The Big Idea: How to Solve the Cost Crisis in Health Care

November 19, 2011

Please email me if you would like a copy of this article, or view it at http://hbr.org/2011/09/how-to-solve-the-cost-crisis-in-health-care/ar/1

The authors present a new model for costing healthcare, that better apportions costs to activites. This allows understanding of hidden costs, and removes the need for using government or health fund rebates as a proxy for costs. Similarly, healthcare institutions (providers in the article) can see which high- and low- rebate procedures contribute to profit and loss.

One aspect that has not been covered is patient-driven demand for healthcare. While this will vary from procedure to procedure as they move in and out of vogue, it may account in part for the difference in demand between user-pays and ‘free’ healthcare systems.

by Robert S. Kaplan and Michael E. Porter

The Idea in Brief

Much of the rapid escalation in health care costs can be attributed to the fact that providers have an almost complete lack of understanding of how much it costs to deliver patient care. Thus they lack the knowledge necessary to improve resource utilisation, reduce delays, and eliminate activities that donʼt improve outcomes.

Pilot projects under way at hospital systems in the U.S. and Europe demonstrate the transformative effect of a new approach that accurately measures costs—at the level of the individual patient with a given medical condition over a full cycle of care—and compares those costs to outcomes.

As providers and payors better understand costs, they will be positioned to achieve a true “bending of the cost curve” from within the system, not based on top-down mandates.

The sheer size of the opportunity to reduce health care costs—with no sacrifice in outcomes—is astounding.

Ageing and obesity are causing further upward pressure in costs. The authors argue that an inability to adequately measure the cost and hence cost-per-outcome is the root cause of allocating costs based on rebates (logically unsound) and cross-subsidisation of services that appear to make a profit, with those that don’t.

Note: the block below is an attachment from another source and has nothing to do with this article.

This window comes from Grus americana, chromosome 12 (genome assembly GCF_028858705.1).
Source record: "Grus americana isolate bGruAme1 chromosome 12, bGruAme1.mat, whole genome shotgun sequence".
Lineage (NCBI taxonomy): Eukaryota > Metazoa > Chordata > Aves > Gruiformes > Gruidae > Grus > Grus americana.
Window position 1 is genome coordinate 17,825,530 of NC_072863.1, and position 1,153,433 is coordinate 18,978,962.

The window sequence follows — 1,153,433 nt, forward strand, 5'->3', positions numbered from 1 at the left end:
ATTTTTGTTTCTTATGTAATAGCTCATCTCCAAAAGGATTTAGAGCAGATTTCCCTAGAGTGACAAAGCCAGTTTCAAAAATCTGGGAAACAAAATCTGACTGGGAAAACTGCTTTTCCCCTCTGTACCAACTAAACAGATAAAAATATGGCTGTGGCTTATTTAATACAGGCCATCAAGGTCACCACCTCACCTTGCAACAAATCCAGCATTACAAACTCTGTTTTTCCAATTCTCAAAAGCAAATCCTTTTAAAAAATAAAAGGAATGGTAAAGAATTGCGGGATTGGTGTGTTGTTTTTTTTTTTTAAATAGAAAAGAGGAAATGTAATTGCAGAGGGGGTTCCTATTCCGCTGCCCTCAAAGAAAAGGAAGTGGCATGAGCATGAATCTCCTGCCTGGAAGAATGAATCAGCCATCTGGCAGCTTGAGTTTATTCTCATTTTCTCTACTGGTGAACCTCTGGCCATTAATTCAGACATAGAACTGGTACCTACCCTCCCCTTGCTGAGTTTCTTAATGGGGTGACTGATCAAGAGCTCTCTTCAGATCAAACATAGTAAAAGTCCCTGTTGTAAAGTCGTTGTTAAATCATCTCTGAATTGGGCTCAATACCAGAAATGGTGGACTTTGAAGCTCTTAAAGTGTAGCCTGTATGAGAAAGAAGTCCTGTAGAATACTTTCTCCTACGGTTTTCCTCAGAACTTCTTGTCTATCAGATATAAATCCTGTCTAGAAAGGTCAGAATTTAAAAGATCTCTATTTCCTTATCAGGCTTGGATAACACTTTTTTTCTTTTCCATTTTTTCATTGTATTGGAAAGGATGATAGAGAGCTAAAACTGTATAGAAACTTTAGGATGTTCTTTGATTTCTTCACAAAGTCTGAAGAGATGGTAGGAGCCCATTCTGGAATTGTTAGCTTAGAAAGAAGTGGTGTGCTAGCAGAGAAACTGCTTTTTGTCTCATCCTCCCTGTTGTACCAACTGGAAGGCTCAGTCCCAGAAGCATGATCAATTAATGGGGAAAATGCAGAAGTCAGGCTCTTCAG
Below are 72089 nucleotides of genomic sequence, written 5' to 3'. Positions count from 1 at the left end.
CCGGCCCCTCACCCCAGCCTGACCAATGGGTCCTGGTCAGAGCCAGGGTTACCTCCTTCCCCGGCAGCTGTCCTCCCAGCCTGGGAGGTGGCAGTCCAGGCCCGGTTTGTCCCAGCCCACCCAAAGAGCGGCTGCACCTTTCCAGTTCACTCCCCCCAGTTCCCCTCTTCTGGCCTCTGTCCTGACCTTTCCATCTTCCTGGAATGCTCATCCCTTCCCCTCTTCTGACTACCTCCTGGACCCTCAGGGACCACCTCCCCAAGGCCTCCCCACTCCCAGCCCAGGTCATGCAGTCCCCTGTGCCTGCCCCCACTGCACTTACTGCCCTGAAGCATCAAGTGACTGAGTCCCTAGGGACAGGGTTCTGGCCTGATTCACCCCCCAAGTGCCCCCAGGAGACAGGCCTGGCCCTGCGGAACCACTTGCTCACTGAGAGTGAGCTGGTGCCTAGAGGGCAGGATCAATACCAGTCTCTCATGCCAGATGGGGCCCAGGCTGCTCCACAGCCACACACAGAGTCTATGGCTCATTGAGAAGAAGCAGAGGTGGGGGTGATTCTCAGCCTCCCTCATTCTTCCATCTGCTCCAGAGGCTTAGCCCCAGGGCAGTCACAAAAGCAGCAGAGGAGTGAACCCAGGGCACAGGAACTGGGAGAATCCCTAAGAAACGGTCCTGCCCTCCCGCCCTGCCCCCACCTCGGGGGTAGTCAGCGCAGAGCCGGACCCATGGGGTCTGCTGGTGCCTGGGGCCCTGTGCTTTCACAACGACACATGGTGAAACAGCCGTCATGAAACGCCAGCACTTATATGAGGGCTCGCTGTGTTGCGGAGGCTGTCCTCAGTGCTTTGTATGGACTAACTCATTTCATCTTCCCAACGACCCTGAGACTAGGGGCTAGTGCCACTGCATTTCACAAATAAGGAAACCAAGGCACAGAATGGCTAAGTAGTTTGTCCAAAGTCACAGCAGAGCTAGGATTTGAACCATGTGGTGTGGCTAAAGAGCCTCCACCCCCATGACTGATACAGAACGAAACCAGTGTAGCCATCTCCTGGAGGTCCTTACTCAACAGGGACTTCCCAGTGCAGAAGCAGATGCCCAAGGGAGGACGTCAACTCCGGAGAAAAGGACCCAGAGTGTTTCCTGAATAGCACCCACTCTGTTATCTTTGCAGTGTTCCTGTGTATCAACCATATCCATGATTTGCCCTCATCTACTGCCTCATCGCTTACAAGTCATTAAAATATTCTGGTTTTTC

Further, this system does not reward those who improve the cost-to-outcome ratio – rather it leads to pursuit of highly rebated services. An irony here is that better care frequently is cheaper, through fewer complications or more efficient use of resources.

Kaplan promotes a system of time-driven activity-based costing, where the time spent with each resource is recorded. Each resource is then costed by the expenses attributable to that resource, divided by the capacity of that resource –
e.g. for staff: (annual salary + office + IT)/ annual hours available.

The Cost Measurement Process as used at seven pilot sites (specific examples are given in the article):

1. Select the medical condition, including comorbidities and duration.

2. Define the care delivery value chain: principal activities and locations. Focuses on the full care cycle rather than on individual processes

3. Develop process maps of each activity in patient care delivery. They include all the capacity-supplying resources (personnel, facilities, and equipment) and consumables involved at each process along the path, both those directly used by the patient and those required to make the primary resources available.

4. Obtain time estimates for each process. Estimate how much time each provider or other resource spends with a patient at each step in the process. When a process requires multiple resources, estimate the time required by each one. Consider using standardised times for short, inexpensive processes, but measure complex-care processes

5. Estimate the cost of supplying patient care resources.
– Direct costs include compensation for employees, depreciation or leasing of equipment, supplies, or other operating expenses.
– Account for the time that many physicians spend teaching and doing research in addition to their clinical responsibilities.
– Identify the support resources

Posted in Blog by Douglas Fahlbusch